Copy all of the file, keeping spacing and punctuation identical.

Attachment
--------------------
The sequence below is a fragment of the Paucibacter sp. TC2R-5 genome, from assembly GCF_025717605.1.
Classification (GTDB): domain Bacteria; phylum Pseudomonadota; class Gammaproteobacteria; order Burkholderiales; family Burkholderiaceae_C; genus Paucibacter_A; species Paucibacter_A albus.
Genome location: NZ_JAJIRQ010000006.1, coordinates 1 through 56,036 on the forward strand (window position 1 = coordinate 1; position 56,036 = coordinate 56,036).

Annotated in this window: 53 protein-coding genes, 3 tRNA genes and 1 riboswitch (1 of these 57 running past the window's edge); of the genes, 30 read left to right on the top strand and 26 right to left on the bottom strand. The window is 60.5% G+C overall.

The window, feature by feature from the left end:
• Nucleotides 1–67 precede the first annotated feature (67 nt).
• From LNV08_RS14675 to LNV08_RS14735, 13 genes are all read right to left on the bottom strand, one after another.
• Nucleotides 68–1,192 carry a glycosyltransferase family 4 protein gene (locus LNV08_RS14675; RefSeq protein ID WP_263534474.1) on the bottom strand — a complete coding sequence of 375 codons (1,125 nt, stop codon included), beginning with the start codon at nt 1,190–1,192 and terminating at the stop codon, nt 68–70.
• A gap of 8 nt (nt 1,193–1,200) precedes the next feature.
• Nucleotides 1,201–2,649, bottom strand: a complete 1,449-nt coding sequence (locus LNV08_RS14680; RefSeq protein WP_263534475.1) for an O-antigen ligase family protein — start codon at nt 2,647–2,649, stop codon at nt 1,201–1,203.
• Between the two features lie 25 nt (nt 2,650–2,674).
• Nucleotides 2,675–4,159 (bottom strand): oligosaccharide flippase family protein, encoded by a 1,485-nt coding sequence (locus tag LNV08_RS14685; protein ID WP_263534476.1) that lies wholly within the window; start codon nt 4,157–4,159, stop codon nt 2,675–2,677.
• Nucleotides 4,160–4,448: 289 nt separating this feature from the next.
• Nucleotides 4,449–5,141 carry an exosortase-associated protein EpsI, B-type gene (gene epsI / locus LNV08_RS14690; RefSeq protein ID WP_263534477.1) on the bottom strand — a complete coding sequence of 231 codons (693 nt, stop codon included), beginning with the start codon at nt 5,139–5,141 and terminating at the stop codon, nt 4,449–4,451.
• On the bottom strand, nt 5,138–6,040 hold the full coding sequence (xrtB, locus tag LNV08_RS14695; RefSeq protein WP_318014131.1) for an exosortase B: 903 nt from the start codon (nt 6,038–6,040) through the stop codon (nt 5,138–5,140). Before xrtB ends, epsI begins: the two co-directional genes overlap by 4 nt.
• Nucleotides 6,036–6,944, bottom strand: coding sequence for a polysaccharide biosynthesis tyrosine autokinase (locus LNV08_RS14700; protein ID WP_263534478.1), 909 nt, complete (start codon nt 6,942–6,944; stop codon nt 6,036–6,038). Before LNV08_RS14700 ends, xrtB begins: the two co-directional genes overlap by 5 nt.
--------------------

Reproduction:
The sequence below is a fragment of the Paucibacter sp. TC2R-5 genome, from assembly GCF_025717605.1.
Classification (GTDB): domain Bacteria; phylum Pseudomonadota; class Gammaproteobacteria; order Burkholderiales; family Burkholderiaceae_C; genus Paucibacter_A; species Paucibacter_A albus.
Genome location: NZ_JAJIRQ010000006.1, coordinates 1 through 56,036 on the forward strand (window position 1 = coordinate 1; position 56,036 = coordinate 56,036).

Annotated in this window: 53 protein-coding genes, 3 tRNA genes and 1 riboswitch (1 of these 57 running past the window's edge); of the genes, 30 read left to right on the top strand and 26 right to left on the bottom strand. The window is 60.5% G+C overall.

The window, feature by feature from the left end:
• Nucleotides 1–67 precede the first annotated feature (67 nt).
• From LNV08_RS14675 to LNV08_RS14735, 13 genes are all read right to left on the bottom strand, one after another.
• Nucleotides 68–1,192 carry a glycosyltransferase family 4 protein gene (locus LNV08_RS14675; RefSeq protein ID WP_263534474.1) on the bottom strand — a complete coding sequence of 375 codons (1,125 nt, stop codon included), beginning with the start codon at nt 1,190–1,192 and terminating at the stop codon, nt 68–70.
• A gap of 8 nt (nt 1,193–1,200) precedes the next feature.
• Nucleotides 1,201–2,649, bottom strand: a complete 1,449-nt coding sequence (locus LNV08_RS14680; RefSeq protein WP_263534475.1) for an O-antigen ligase family protein — start codon at nt 2,647–2,649, stop codon at nt 1,201–1,203.
• Between the two features lie 25 nt (nt 2,650–2,674).
• Nucleotides 2,675–4,159 (bottom strand): oligosaccharide flippase family protein, encoded by a 1,485-nt coding sequence (locus tag LNV08_RS14685; protein ID WP_263534476.1) that lies wholly within the window; start codon nt 4,157–4,159, stop codon nt 2,675–2,677.
• Nucleotides 4,160–4,448: 289 nt separating this feature from the next.
• Nucleotides 4,449–5,141 carry an exosortase-associated protein EpsI, B-type gene (gene epsI / locus LNV08_RS14690; RefSeq protein ID WP_263534477.1) on the bottom strand — a complete coding sequence of 231 codons (693 nt, stop codon included), beginning with the start codon at nt 5,139–5,141 and terminating at the stop codon, nt 4,449–4,451.
• On the bottom strand, nt 5,138–6,040 hold the full coding sequence (xrtB, locus tag LNV08_RS14695; RefSeq protein WP_318014131.1) for an exosortase B: 903 nt from the start codon (nt 6,038–6,040) through the stop codon (nt 5,138–5,140). Before xrtB ends, epsI begins: the two co-directional genes overlap by 4 nt.
• Nucleotides 6,036–6,944, bottom strand: coding sequence for a polysaccharide biosynthesis tyrosine autokinase (locus LNV08_RS14700; protein ID WP_263534478.1), 909 nt, complete (start codon nt 6,942–6,944; stop codon nt 6,036–6,038). Before LNV08_RS14700 ends, xrtB begins: the two co-directional genes overlap by 5 nt.